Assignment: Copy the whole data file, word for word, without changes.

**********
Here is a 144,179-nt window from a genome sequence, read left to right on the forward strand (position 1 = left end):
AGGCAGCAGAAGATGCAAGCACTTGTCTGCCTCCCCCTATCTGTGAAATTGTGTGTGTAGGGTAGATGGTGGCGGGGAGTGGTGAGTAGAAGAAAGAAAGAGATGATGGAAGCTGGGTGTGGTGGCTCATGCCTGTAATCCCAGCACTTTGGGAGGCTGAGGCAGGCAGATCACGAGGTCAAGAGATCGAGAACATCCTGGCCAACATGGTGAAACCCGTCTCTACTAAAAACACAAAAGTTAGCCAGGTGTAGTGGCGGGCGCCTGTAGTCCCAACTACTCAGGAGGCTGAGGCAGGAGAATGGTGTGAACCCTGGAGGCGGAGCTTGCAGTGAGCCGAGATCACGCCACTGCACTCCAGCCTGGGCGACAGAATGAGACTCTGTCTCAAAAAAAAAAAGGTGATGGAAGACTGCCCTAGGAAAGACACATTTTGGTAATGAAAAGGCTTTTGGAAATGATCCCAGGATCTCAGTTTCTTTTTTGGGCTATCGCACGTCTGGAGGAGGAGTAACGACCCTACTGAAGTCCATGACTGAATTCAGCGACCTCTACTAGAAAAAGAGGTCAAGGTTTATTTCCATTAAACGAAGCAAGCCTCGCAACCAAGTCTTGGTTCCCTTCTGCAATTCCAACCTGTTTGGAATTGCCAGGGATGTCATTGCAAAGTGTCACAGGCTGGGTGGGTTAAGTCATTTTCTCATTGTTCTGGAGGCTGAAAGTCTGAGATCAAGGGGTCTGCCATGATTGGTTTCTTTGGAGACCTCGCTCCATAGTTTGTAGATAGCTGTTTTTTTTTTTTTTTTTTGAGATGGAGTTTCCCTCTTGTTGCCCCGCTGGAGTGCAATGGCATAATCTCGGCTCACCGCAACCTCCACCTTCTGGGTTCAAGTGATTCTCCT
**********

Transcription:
Here is a 144,179-nt window from a genome sequence, read left to right on the forward strand (position 1 = left end):
AGGCAGCAGAAGATGCAAGCACTTGTCTGCCTCCCCCTATCTGTGAAATTGTGTGTGTAGGGTAGATGGTGGCGGGGAGTGGTGAGTAGAAGAAAGAAAGAGATGATGGAAGCTGGGTGTGGTGGCTCATGCCTGTAATCCCAGCACTTTGGGAGGCTGAGGCAGGCAGATCACGAGGTCAAGAGATCGAGAACATCCTGGCCAACATGGTGAAACCCGTCTCTACTAAAAACACAAAAGTTAGCCAGGTGTAGTGGCGGGCGCCTGTAGTCCCAACTACTCAGGAGGCTGAGGCAGGAGAATGGTGTGAACCCTGGAGGCGGAGCTTGCAGTGAGCCGAGATCACGCCACTGCACTCCAGCCTGGGCGACAGAATGAGACTCTGTCTCAAAAAAAAAAAGGTGATGGAAGACTGCCCTAGGAAAGACACATTTTGGTAATGAAAAGGCTTTTGGAAATGATCCCAGGATCTCAGTTTCTTTTTTGGGCTATCGCACGTCTGGAGGAGGAGTAACGACCCTACTGAAGTCCATGACTGAATTCAGCGACCTCTACTAGAAAAAGAGGTCAAGGTTTATTTCCATTAAACGAAGCAAGCCTCGCAACCAAGTCTTGGTTCCCTTCTGCAATTCCAACCTGTTTGGAATTGCCAGGGATGTCATTGCAAAGTGTCACAGGCTGGGTGGGTTAAGTCATTTTCTCATTGTTCTGGAGGCTGAAAGTCTGAGATCAAGGGGTCTGCCATGATTGGTTTCTTTGGAGACCTCGCTCCATAGTTTGTAGATAGCTGTTTTTTTTTTTTTTTTTTGAGATGGAGTTTCCCTCTTGTTGCCCCGCTGGAGTGCAATGGCATAATCTCGGCTCACCGCAACCTCCACCTTCTGGGTTCAAGTGATTCTCCT